Remember the NES Classic? Nintendo’s first effort at a stand-alone retro console was enthusiastically received and just about impossible to find after retail bots and scalpers sucked down most of the available inventory and left store shelves barren throughout the entire holiday season of 2016. By the time Nintendo announced the Super Nintendo Classic, the bad taste left in gamers’ mouths was significant enough that the company made repeated efforts to reassure gamers that sufficient numbers of consoles would be available, then announced that the NES Classic was so popular, it would make a return in 2018. This is that return, and the NES Classic goes on sale on Friday once again.
Demand was high enough last time that some stores are once again predicting shortages, though Nintendo has promised that it’ll keep stock available and flowing throughout the end of the year on both the NES and SNES Classic. GameStop has said it’ll have online stock and expects each store to have “at least 10 units,” while Walmart and Best Buy weren’t able to say how many units they expected to be in-stock. Target, meanwhile, won’t be selling online but will stock them in retail stores.
I was left more than a little disenchanted with the way Nintendo handled the original availability problem, but provided the company keeps its own hardware in stock for people to buy I can easily see the appeal. The question of whether you should invest in the NES is a bit more interesting with the SNES Classic also available — so let’s revisit it.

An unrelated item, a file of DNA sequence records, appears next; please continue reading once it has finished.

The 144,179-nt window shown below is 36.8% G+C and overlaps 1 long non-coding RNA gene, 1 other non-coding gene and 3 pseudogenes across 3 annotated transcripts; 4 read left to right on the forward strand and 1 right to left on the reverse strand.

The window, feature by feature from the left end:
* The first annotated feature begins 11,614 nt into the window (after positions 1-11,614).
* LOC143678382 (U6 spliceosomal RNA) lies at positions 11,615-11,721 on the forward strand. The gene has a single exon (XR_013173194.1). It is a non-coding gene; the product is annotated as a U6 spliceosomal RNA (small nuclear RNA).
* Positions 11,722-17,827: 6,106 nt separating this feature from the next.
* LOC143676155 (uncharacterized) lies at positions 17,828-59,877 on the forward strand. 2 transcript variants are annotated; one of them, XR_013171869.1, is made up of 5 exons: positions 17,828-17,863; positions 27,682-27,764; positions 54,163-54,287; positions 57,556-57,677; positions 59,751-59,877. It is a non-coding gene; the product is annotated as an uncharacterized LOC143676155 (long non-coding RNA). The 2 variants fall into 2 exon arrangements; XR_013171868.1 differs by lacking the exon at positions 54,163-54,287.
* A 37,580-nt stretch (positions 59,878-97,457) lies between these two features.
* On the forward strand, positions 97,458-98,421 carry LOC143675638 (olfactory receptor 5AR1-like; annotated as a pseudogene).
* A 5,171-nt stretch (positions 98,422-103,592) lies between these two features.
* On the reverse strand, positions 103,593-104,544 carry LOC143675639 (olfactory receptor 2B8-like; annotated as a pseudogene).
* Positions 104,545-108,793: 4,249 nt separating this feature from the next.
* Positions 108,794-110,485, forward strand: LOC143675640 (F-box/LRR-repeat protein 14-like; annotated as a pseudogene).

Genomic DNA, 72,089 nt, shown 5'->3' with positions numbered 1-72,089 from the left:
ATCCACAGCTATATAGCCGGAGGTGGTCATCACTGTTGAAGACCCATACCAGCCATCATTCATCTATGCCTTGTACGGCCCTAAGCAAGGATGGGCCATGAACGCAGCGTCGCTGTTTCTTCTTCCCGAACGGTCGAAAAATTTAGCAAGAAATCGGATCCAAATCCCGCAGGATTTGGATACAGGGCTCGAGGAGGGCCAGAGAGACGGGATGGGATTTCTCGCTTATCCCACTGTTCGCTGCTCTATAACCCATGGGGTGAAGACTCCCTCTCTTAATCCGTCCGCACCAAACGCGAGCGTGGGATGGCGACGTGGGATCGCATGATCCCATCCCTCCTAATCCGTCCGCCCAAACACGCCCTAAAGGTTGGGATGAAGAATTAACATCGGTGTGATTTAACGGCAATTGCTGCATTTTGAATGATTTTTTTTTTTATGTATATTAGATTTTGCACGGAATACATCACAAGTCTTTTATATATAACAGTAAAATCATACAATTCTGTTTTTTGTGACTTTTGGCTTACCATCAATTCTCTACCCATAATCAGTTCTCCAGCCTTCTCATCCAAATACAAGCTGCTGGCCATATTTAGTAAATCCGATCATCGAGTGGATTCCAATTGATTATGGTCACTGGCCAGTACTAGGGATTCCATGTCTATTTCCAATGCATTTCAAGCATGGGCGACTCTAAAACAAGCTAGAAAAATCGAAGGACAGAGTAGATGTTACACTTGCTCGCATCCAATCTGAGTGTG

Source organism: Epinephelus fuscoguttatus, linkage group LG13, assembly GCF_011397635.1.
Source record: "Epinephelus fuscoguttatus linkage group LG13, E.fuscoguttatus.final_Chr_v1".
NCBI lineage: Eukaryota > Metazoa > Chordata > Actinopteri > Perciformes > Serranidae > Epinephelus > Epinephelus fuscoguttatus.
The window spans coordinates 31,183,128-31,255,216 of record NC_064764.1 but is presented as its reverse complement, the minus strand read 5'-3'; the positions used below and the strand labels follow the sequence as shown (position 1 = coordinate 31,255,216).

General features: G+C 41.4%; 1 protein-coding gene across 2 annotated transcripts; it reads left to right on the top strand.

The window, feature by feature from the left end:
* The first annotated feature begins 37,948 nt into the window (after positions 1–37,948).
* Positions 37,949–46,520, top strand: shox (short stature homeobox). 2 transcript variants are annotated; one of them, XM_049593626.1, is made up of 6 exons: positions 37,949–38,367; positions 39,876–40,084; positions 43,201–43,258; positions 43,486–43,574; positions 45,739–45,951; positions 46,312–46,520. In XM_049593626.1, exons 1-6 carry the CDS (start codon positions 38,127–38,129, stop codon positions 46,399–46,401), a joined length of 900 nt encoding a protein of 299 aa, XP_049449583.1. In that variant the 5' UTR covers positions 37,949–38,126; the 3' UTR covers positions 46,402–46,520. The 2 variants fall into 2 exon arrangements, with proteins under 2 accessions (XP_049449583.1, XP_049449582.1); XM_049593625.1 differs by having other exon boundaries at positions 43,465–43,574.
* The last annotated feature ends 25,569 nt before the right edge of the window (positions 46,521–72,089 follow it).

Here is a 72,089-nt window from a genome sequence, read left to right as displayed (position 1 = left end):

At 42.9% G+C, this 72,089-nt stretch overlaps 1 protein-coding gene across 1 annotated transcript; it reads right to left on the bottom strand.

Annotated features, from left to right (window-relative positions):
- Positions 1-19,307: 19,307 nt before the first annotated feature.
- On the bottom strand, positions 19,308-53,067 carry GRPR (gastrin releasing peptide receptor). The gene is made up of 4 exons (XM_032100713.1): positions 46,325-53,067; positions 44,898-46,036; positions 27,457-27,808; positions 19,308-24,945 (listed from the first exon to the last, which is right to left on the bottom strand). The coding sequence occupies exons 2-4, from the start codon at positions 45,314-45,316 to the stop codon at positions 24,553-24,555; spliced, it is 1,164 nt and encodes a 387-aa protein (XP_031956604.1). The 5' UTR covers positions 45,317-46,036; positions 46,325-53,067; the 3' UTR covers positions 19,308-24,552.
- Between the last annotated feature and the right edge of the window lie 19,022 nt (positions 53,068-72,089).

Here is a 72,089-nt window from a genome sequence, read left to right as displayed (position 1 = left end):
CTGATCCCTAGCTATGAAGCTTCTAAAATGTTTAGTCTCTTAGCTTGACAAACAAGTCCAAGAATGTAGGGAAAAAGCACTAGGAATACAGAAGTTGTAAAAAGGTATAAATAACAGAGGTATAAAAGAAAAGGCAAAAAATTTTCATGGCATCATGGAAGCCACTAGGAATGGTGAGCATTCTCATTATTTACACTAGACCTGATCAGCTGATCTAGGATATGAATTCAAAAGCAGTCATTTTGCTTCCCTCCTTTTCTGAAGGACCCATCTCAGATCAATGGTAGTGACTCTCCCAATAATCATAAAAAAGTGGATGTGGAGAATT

How you answer this question is going to depend on how you feel about ROMs, emulators, and aftermarket modifications. The SNES Classic and NES Classic are identical, architecturally speaking, and if you’re willing to mod your console, you can play games from both. This makes the SNES Classic the inarguably better choice simply because you can play every NES game on an SNES controller, but the reverse is almost never true. You can, of course, plug an SNES Classic controller into an NES Classic (or vice-versa), but we’re assuming that you’re looking to make one purchase, not two. (Note: Original NES and SNES controllers are not compatible with either platform).
SNES on the left, NES on the right. Image by Eurogamer
If you’re willing to emulate, mod, or otherwise build up a game collection through means that verge into gray territory at best, the SNES Classic is the superior choice to the NES Classic for the controller issue alone, and while you can absolutely roll your own solution via a Raspberry Pi 3 (and wind up with a more full-featured emulator for your trouble that can emulate classic titles from a great many systems, rather than just the NES and SNES), Nintendo’s own solutions are very solid systems. The games on the NES Classic are generally good and the loadout is worth playing through if you’re looking for a nostalgic slice of gaming.
The only major reason to hold off, we’d wager, is to wait and see if Nintendo is going to go for a hat trick and announce another major classic console — this time, presumably, focusing on the N64. The company has already trademarked a logo it could use for that system, but we don’t know yet if a launch is actually in the cards, and Nintendo would probably need to at least upgrade the integrated storage in its SoC this time around. Even if four Cortex-A7s, a Mali-400MP2 GPU, and 256MB of DDR3 is plenty of horsepower for N64 emulation, the 512MB of storage might not suffice. N64 games ranged in size from 4MB to 64MB, and while the 64MB cartridge was almost never used, at least Resident Evil 2, Conker’s Bad Fur Day, and Zelda: Majora’s Mask all used it. Depending on the games it hypothetically chooses, Nintendo might need a capacity bump.
But any hypothetical about a future N64 is, well, hypothetical. What isn’t hypothetical is that the NES Classic is finally back on sale. May the odds of getting one be ever in your favor, or at least more in your favor than they presumably were the first time around.